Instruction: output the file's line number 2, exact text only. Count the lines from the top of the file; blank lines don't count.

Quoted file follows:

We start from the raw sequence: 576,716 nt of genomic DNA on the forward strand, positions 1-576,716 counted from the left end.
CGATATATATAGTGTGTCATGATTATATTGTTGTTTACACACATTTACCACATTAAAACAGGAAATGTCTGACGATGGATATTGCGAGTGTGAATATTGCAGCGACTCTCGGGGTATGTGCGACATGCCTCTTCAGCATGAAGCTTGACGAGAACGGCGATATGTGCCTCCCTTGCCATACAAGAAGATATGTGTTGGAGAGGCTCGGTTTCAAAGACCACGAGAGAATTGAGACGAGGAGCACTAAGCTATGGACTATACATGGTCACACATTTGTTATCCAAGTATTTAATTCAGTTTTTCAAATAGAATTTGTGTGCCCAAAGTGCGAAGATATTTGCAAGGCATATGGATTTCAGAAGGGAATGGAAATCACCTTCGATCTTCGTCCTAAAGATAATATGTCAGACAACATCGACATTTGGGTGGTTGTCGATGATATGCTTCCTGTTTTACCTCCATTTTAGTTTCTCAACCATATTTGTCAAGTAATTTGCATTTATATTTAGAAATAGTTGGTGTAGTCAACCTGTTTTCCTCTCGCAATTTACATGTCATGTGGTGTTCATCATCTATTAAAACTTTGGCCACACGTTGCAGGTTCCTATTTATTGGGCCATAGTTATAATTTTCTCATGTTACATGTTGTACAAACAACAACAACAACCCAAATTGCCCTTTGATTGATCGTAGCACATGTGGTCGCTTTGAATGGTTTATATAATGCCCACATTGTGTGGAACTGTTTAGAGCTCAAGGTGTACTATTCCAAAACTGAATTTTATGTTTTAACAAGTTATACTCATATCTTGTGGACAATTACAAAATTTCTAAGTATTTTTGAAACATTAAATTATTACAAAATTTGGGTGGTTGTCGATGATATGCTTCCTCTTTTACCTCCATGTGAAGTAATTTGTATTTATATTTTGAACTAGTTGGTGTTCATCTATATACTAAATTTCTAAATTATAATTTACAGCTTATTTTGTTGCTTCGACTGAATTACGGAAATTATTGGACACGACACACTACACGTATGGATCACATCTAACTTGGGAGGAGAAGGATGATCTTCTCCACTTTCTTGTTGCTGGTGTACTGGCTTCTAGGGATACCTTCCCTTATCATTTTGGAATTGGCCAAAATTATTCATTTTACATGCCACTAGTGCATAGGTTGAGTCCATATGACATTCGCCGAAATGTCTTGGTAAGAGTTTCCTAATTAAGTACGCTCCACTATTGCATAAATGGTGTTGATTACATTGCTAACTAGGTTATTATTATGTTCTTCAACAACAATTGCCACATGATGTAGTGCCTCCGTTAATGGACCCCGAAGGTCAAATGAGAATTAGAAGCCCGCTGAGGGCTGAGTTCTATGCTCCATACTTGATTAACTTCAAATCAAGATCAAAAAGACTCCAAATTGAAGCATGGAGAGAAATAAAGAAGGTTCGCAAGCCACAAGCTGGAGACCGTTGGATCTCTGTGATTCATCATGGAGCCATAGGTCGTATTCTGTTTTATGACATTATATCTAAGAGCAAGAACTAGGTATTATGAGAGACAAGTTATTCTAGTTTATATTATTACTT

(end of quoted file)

CGATATATATAGTGTGTCATGATTATATTGTTGTTTACACACATTTACCACATTAAAACAGGAAATGTCTGACGATGGATATTGCGAGTGTGAATATTGCAGCGACTCTCGGGGTATGTGCGACATGCCTCTTCAGCATGAAGCTTGACGAGAACGGCGATATGTGCCTCCCTTGCCATACAAGAAGATATGTGTTGGAGAGGCTCGGTTTCAAAGACCACGAGAGAATTGAGACGAGGAGCACTAAGCTATGGACTATACATGGTCACACATTTGTTATCCAAGTATTTAATTCAGTTTTTCAAATAGAATTTGTGTGCCCAAAGTGCGAAGATATTTGCAAGGCATATGGATTTCAGAAGGGAATGGAAATCACCTTCGATCTTCGTCCTAAAGATAATATGTCAGACAACATCGACATTTGGGTGGTTGTCGATGATATGCTTCCTGTTTTACCTCCATTTTAGTTTCTCAACCATATTTGTCAAGTAATTTGCATTTATATTTAGAAATAGTTGGTGTAGTCAACCTGTTTTCCTCTCGCAATTTACATGTCATGTGGTGTTCATCATCTATTAAAACTTTGGCCACACGTTGCAGGTTCCTATTTATTGGGCCATAGTTATAATTTTCTCATGTTACATGTTGTACAAACAACAACAACAACCCAAATTGCCCTTTGATTGATCGTAGCACATGTGGTCGCTTTGAATGGTTTATATAATGCCCACATTGTGTGGAACTGTTTAGAGCTCAAGGTGTACTATTCCAAAACTGAATTTTATGTTTTAACAAGTTATACTCATATCTTGTGGACAATTACAAAATTTCTAAGTATTTTTGAAACATTAAATTATTACAAAATTTGGGTGGTTGTCGATGATATGCTTCCTCTTTTACCTCCATGTGAAGTAATTTGTATTTATATTTTGAACTAGTTGGTGTTCATCTATATACTAAATTTCTAAATTATAATTTACAGCTTATTTTGTTGCTTCGACTGAATTACGGAAATTATTGGACACGACACACTACACGTATGGATCACATCTAACTTGGGAGGAGAAGGATGATCTTCTCCACTTTCTTGTTGCTGGTGTACTGGCTTCTAGGGATACCTTCCCTTATCATTTTGGAATTGGCCAAAATTATTCATTTTACATGCCACTAGTGCATAGGTTGAGTCCATATGACATTCGCCGAAATGTCTTGGTAAGAGTTTCCTAATTAAGTACGCTCCACTATTGCATAAATGGTGTTGATTACATTGCTAACTAGGTTATTATTATGTTCTTCAACAACAATTGCCACATGATGTAGTGCCTCCGTTAATGGACCCCGAAGGTCAAATGAGAATTAGAAGCCCGCTGAGGGCTGAGTTCTATGCTCCATACTTGATTAACTTCAAATCAAGATCAAAAAGACTCCAAATTGAAGCATGGAGAGAAATAAAGAAGGTTCGCAAGCCACAAGCTGGAGACCGTTGGATCTCTGTGATTCATCATGGAGCCATAGGTCGTATTCTGTTTTATGACATTATATCTAAGAGCAAGAACTAGGTATTATGAGAGACAAGTTATTCTAGTTTATATTATTACTT